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Panel Seeks To Curb Energy Speculation

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Panel Seeks To Curb Energy Speculation

Economy

Panel Seeks To Curb Energy Speculation

Panel Seeks To Curb Energy Speculation

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  • <iframe src="https://www.npr.org/player/embed/111208376/111208358" width="100%" height="290" frameborder="0" scrolling="no" title="NPR embedded audio player">
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Financial market speculators have been blamed for the wild swing in energy prices last year. The Commodity Futures Trading Commission is now considering curbing some speculation activity. Mary Altaffer/AP hide caption

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Mary Altaffer/AP

Financial market speculators have been blamed for the wild swing in energy prices last year. The Commodity Futures Trading Commission is now considering curbing some speculation activity.

Mary Altaffer/AP

The head of the Commodity Futures Trading Commission said Tuesday his agency was considering imposing limits on the speculative trading of energy futures contracts.

"I believe we must seriously consider setting strict position limits in the energy markets," CFTC Chairman Gary Gensler said at a meeting in Washington organized by his agency.

Some federal regulators blame financial market speculators on the spike that resulted in oil prices hitting a record $147 a barrel last year; gas prices soared to more than $4 a gallon with devastating consequences for businesses and consumers. Then, in the space of a few months, the price of oil came crashing down.

Economists and oil industry analysts are still trying to understand the wild ride that oil prices went on over the past two years.

Blaming Speculators

Many Democrats pin the blame on speculators. Democratic Rep. Bart Stupak of Michigan, who attended the CFTC meeting armed with charts, said the price swings can be tracked to the amount of money put into the markets by large investment funds that specialize in commodities.

"From January 2008 through the end of June 2008, index speculators poured $55 billion into major commodity indexes, pushing the price of crude oil from $99 per barrel to $140," he said.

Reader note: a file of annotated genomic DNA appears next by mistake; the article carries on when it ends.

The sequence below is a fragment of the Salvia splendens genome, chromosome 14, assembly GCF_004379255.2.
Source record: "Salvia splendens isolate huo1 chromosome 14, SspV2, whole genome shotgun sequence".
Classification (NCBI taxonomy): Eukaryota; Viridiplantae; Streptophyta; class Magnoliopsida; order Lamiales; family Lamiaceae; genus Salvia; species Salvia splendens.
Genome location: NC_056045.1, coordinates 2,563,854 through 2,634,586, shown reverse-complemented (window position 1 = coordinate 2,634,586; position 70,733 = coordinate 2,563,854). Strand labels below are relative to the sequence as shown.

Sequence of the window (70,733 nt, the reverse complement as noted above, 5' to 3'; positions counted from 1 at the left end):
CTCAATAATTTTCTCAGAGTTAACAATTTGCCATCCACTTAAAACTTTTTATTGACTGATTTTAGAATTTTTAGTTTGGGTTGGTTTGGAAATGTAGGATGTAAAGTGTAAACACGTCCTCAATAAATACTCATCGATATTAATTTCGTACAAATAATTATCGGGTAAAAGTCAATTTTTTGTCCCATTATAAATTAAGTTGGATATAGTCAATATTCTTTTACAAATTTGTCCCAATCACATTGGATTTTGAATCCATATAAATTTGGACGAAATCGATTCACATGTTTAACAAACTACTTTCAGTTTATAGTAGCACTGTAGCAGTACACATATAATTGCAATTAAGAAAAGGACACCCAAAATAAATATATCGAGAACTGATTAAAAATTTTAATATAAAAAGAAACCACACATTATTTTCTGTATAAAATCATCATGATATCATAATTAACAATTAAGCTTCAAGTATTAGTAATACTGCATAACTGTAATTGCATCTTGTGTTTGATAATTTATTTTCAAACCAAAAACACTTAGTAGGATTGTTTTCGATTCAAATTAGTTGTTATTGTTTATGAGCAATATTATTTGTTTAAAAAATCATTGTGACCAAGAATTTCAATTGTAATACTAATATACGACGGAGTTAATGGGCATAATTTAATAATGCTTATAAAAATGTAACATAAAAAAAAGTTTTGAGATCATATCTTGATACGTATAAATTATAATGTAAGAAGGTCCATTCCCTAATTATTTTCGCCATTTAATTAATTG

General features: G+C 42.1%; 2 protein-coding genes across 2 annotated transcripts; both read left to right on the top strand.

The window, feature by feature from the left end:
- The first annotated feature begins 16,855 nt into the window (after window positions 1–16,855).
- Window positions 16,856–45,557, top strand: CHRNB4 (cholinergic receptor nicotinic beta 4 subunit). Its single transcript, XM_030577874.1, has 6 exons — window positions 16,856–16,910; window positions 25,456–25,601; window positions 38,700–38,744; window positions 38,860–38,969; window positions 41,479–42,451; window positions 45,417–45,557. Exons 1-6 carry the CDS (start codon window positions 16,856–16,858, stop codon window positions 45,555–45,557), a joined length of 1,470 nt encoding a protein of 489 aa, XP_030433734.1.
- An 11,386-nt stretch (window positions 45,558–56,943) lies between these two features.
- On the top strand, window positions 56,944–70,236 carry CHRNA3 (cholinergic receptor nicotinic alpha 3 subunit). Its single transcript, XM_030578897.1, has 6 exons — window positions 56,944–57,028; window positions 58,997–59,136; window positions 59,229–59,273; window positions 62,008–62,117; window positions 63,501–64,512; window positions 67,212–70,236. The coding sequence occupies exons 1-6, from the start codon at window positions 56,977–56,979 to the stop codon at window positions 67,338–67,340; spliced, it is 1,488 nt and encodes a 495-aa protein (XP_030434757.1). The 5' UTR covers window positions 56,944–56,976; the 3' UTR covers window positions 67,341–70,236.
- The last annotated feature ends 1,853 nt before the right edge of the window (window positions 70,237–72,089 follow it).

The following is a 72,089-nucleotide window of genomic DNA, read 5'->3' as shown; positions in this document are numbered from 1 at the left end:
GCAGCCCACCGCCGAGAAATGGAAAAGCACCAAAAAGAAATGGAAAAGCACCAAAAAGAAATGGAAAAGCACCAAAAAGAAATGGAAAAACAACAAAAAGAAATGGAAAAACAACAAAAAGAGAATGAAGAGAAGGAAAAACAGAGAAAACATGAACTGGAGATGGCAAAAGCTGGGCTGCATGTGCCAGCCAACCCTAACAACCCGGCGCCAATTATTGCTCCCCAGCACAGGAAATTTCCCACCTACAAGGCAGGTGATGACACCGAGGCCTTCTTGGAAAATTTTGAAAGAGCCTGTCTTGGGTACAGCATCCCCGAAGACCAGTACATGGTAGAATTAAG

Stupak said that by the end of the year prices had plummeted, only to rebound somewhat this year.

"You can see prices rise from $35 a barrel to $70 a barrel as index investors came back into the market and put $35 billion into major commodity indexes," he said.

Change In Position

Under the Bush administration, the CFTC had pinned the blame for the volatility on changes in global supply and demand. Although speculators had played a part in the price swings, the agency said, their role was limited.

Under the Obama administration, however, the commission has changed course. Next month, it is scheduled to release a report that reportedly lays the blame for the price swings more squarely at Wall Street's feet.

John Kingston, oil director at Platts news service, says it is unclear whether the about-face is based on any new evidence.

"The more cynical view would be that you now have a Democratic-controlled CFTC," Kingston said. "You have a Senate, in particular, and more of the House that has been screaming about speculation, and so they turn their research to meet the political agenda of the party that's in power."

Markets As Monitor

Energy trading is largely overseen by the markets. If a trader's position gets dangerously large, it trips what is called an accountability level, causing markets to step in to monitor them more closely. In theory, they can take steps to restrict a trader's activities.

CFTC Commissioner Bart Chilton said the system doesn't work too well.

"These accountability levels ... are not very effectual," he said. "They are, sort of, like suggested speed limits on a dark desert highway. They are not really adhered to."

Gensler said it's time for federal regulators to intervene by limiting the size of traders' holdings. He said the details of the new regulation still have to be worked out.

The idea is opposed by Jeffrey Sprecher, chief executive of Intercontinental Exchange, who says the oil market is international and if U.S. officials restrict the size of investors' holdings, traders will take their business overseas.

The head of the Chicago Mercantile Exchange, the other major player in the futures market, was more resigned to the changes. He said his exchange would consider limiting traders' positions on its own, essentially sidestepping the government.